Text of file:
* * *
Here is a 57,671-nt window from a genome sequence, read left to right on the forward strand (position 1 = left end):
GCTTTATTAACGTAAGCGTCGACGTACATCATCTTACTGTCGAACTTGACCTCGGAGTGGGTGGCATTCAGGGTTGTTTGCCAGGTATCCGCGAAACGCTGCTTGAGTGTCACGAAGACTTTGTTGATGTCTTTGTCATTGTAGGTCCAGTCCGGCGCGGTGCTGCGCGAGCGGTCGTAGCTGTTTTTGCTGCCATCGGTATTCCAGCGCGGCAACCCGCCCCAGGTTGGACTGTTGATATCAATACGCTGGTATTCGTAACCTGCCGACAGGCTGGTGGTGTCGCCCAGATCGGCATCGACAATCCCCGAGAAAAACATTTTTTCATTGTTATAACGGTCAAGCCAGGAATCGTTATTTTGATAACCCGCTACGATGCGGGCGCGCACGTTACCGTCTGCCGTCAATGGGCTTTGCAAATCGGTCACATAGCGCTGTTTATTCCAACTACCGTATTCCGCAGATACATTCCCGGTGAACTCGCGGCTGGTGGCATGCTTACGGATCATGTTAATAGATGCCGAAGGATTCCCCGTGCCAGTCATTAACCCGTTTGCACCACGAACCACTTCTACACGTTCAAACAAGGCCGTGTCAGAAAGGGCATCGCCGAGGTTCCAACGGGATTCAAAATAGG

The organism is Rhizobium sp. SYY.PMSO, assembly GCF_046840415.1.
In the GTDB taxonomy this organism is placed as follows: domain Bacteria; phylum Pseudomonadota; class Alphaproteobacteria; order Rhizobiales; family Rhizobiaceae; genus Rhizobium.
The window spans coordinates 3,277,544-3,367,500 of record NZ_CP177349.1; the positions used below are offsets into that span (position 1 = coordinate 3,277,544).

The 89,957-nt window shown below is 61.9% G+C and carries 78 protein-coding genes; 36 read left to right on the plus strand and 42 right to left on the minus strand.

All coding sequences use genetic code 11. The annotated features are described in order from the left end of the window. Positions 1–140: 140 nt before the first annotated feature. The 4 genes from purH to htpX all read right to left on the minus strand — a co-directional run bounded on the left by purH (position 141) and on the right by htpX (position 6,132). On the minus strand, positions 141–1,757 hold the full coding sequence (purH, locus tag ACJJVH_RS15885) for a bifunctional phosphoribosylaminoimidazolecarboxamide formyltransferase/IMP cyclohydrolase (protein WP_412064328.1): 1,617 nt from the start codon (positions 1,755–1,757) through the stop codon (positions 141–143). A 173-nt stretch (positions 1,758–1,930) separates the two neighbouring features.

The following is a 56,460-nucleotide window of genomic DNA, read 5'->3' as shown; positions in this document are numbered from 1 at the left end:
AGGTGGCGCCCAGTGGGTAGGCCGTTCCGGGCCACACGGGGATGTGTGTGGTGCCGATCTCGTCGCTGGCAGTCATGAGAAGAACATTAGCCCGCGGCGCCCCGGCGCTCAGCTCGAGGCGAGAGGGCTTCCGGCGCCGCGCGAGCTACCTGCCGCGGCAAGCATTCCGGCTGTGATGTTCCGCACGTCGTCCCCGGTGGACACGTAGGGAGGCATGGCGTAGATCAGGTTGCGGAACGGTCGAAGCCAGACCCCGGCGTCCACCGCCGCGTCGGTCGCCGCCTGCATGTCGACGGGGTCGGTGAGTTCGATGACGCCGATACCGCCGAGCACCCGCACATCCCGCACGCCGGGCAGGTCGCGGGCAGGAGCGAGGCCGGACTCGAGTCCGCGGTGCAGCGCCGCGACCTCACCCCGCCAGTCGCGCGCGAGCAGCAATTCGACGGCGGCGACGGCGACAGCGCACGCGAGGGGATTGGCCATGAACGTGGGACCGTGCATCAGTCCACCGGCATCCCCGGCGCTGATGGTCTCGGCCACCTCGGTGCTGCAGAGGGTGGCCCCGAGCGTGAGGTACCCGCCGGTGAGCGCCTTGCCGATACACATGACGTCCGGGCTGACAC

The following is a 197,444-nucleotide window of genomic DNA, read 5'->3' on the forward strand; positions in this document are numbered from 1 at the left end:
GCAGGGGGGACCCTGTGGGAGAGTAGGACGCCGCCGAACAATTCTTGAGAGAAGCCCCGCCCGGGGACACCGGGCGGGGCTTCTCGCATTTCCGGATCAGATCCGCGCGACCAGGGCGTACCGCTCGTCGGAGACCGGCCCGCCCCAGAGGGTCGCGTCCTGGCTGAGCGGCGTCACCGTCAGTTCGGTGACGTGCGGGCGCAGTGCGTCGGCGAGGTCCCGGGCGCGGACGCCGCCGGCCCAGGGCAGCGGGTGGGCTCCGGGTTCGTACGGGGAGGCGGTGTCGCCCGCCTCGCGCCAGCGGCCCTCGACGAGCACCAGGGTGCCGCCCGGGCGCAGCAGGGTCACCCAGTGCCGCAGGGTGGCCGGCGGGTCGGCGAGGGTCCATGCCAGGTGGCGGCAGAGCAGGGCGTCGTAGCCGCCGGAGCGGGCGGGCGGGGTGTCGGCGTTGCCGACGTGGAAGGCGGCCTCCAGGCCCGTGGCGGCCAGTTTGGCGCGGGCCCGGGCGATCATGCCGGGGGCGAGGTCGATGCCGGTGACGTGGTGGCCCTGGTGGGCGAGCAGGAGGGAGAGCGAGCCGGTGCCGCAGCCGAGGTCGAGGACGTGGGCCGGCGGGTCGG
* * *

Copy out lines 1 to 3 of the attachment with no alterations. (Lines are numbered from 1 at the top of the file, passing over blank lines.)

Here is a 57,671-nt window from a genome sequence, read left to right on the forward strand (position 1 = left end):
GCTTTATTAACGTAAGCGTCGACGTACATCATCTTACTGTCGAACTTGACCTCGGAGTGGGTGGCATTCAGGGTTGTTTGCCAGGTATCCGCGAAACGCTGCTTGAGTGTCACGAAGACTTTGTTGATGTCTTTGTCATTGTAGGTCCAGTCCGGCGCGGTGCTGCGCGAGCGGTCGTAGCTGTTTTTGCTGCCATCGGTATTCCAGCGCGGCAACCCGCCCCAGGTTGGACTGTTGATATCAATACGCTGGTATTCGTAACCTGCCGACAGGCTGGTGGTGTCGCCCAGATCGGCATCGACAATCCCCGAGAAAAACATTTTTTCATTGTTATAACGGTCAAGCCAGGAATCGTTATTTTGATAACCCGCTACGATGCGGGCGCGCACGTTACCGTCTGCCGTCAATGGGCTTTGCAAATCGGTCACATAGCGCTGTTTATTCCAACTACCGTATTCCGCAGATACATTCCCGGTGAACTCGCGGCTGGTGGCATGCTTACGGATCATGTTAATAGATGCCGAAGGATTCCCCGTGCCAGTCATTAACCCGTTTGCACCACGAACCACTTCTACACGTTCAAACAAGGCCGTGTCAGAAAGGGCATCGCCGAGGTTCCAACGGGATTCAAAATAGG

The organism is Rhizobium sp. SYY.PMSO, assembly GCF_046840415.1.